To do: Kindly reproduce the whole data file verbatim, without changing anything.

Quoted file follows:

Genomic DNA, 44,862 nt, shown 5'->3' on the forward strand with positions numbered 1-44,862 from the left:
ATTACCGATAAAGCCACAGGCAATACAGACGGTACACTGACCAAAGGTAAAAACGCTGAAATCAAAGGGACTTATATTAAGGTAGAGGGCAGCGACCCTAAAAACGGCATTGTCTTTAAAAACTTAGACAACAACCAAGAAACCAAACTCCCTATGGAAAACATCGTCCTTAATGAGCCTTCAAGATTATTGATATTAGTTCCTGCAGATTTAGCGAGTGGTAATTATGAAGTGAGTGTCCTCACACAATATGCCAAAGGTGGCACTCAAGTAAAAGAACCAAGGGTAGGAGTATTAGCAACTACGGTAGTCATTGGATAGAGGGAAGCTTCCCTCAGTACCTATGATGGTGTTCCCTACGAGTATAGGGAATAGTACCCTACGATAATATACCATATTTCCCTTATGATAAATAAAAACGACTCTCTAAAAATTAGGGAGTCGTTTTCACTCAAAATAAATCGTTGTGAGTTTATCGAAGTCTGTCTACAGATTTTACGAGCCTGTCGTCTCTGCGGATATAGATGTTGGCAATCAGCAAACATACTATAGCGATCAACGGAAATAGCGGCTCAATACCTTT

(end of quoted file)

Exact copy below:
Genomic DNA, 44,862 nt, shown 5'->3' on the forward strand with positions numbered 1-44,862 from the left:
ATTACCGATAAAGCCACAGGCAATACAGACGGTACACTGACCAAAGGTAAAAACGCTGAAATCAAAGGGACTTATATTAAGGTAGAGGGCAGCGACCCTAAAAACGGCATTGTCTTTAAAAACTTAGACAACAACCAAGAAACCAAACTCCCTATGGAAAACATCGTCCTTAATGAGCCTTCAAGATTATTGATATTAGTTCCTGCAGATTTAGCGAGTGGTAATTATGAAGTGAGTGTCCTCACACAATATGCCAAAGGTGGCACTCAAGTAAAAGAACCAAGGGTAGGAGTATTAGCAACTACGGTAGTCATTGGATAGAGGGAAGCTTCCCTCAGTACCTATGATGGTGTTCCCTACGAGTATAGGGAATAGTACCCTACGATAATATACCATATTTCCCTTATGATAAATAAAAACGACTCTCTAAAAATTAGGGAGTCGTTTTCACTCAAAATAAATCGTTGTGAGTTTATCGAAGTCTGTCTACAGATTTTACGAGCCTGTCGTCTCTGCGGATATAGATGTTGGCAATCAGCAAACATACTATAGCGATCAACGGAAATAGCGGCTCAATACCTTT